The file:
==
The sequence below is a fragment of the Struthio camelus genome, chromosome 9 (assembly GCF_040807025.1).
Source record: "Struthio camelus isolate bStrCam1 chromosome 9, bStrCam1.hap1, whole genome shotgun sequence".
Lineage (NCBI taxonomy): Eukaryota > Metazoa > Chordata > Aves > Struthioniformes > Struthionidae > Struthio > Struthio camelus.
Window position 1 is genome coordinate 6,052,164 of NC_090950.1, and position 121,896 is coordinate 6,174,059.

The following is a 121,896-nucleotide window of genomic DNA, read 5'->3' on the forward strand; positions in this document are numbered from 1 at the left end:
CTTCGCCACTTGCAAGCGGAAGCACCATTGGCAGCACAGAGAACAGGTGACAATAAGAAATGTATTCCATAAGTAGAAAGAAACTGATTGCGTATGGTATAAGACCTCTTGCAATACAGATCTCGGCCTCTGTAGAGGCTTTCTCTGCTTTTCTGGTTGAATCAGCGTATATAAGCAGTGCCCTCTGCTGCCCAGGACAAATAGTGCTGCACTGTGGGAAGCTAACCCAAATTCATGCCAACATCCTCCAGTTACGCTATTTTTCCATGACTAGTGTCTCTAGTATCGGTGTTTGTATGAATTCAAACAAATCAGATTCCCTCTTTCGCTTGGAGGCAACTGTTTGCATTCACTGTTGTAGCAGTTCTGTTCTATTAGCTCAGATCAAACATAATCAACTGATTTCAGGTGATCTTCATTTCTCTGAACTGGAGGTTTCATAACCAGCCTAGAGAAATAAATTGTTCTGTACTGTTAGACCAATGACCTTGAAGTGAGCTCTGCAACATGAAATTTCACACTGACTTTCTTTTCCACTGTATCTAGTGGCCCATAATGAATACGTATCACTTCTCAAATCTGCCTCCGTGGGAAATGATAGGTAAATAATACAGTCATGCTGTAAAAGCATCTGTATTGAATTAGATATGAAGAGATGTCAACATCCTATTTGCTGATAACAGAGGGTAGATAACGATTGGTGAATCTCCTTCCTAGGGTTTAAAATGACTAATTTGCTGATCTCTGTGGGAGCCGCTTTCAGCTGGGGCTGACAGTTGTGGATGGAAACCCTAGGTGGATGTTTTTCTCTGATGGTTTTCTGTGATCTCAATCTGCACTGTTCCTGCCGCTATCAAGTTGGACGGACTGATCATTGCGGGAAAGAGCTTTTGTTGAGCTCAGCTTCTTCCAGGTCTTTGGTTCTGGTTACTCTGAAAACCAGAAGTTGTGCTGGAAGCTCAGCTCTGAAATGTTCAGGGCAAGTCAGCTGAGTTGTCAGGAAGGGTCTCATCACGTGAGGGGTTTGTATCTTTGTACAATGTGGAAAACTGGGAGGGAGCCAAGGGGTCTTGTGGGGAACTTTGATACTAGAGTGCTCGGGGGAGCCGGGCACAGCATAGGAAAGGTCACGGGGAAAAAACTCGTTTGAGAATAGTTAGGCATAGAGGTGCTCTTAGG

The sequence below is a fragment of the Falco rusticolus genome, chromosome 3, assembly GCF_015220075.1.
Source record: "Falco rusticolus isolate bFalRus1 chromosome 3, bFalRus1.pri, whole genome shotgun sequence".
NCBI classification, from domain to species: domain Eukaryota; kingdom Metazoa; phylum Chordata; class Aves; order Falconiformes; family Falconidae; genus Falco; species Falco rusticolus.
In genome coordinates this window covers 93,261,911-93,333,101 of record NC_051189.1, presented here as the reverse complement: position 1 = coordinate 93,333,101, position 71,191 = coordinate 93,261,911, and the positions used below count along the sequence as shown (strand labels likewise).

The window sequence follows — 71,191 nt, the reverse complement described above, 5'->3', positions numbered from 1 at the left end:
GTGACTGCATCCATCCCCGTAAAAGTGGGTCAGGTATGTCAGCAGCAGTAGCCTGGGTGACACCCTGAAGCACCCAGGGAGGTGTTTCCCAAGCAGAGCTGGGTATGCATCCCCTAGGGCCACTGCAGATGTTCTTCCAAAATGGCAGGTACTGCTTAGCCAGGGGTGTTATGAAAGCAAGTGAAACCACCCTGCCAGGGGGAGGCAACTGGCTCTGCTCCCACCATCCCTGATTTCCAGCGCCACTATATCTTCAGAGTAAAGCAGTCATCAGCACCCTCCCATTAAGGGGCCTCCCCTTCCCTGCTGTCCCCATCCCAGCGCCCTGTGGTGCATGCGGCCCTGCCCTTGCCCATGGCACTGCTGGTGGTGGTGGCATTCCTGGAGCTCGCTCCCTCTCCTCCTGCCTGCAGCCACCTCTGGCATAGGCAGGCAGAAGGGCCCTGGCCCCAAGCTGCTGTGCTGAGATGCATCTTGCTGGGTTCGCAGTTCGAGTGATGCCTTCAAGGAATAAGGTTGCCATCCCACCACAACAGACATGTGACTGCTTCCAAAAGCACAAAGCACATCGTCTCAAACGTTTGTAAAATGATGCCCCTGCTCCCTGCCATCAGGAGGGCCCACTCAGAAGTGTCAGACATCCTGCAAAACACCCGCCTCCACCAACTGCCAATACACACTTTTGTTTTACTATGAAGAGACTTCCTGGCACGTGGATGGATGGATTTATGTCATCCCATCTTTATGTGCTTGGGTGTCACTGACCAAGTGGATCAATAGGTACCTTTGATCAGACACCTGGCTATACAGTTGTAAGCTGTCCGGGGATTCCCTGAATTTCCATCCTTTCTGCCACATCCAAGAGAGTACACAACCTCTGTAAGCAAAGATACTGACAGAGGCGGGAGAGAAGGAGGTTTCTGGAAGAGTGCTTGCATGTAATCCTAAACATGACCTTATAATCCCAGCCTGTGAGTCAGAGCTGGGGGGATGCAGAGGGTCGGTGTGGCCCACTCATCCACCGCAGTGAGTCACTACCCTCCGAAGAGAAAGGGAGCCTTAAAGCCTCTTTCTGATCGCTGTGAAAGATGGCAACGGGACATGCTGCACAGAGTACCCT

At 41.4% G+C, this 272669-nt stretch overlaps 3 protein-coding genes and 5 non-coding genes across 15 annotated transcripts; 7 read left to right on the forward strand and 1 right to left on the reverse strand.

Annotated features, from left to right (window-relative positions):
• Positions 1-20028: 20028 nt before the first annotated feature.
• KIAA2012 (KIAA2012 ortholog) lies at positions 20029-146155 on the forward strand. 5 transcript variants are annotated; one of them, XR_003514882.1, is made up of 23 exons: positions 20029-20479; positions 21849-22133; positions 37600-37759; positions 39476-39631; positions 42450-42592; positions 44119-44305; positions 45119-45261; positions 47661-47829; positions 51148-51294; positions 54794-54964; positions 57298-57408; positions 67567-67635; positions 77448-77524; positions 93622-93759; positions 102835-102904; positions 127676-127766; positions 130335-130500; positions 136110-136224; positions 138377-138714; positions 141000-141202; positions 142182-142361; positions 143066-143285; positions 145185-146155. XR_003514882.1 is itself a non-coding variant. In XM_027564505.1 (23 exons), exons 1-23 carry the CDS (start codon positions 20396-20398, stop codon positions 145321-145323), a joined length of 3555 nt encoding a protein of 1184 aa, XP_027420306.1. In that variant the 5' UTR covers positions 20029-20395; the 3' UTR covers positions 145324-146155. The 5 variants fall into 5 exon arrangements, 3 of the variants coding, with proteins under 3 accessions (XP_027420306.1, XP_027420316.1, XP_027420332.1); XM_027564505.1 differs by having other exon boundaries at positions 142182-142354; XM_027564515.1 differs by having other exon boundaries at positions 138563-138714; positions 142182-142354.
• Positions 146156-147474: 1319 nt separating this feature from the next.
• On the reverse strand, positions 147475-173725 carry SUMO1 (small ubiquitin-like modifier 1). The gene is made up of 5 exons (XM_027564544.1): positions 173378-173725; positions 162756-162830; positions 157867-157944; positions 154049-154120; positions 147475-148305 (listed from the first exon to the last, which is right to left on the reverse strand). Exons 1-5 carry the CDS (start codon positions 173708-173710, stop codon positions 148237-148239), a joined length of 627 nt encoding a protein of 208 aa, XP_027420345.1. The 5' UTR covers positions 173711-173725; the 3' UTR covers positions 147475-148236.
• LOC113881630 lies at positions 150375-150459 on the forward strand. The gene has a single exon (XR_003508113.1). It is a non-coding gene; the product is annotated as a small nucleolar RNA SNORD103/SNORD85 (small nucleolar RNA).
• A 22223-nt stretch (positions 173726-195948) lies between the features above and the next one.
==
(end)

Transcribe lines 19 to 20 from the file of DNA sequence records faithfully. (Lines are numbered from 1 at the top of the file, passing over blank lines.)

• LOC113881630 lies at positions 150375-150459 on the forward strand. The gene has a single exon (XR_003508113.1). It is a non-coding gene; the product is annotated as a small nucleolar RNA SNORD103/SNORD85 (small nucleolar RNA).
• A 22223-nt stretch (positions 173726-195948) lies between the features above and the next one.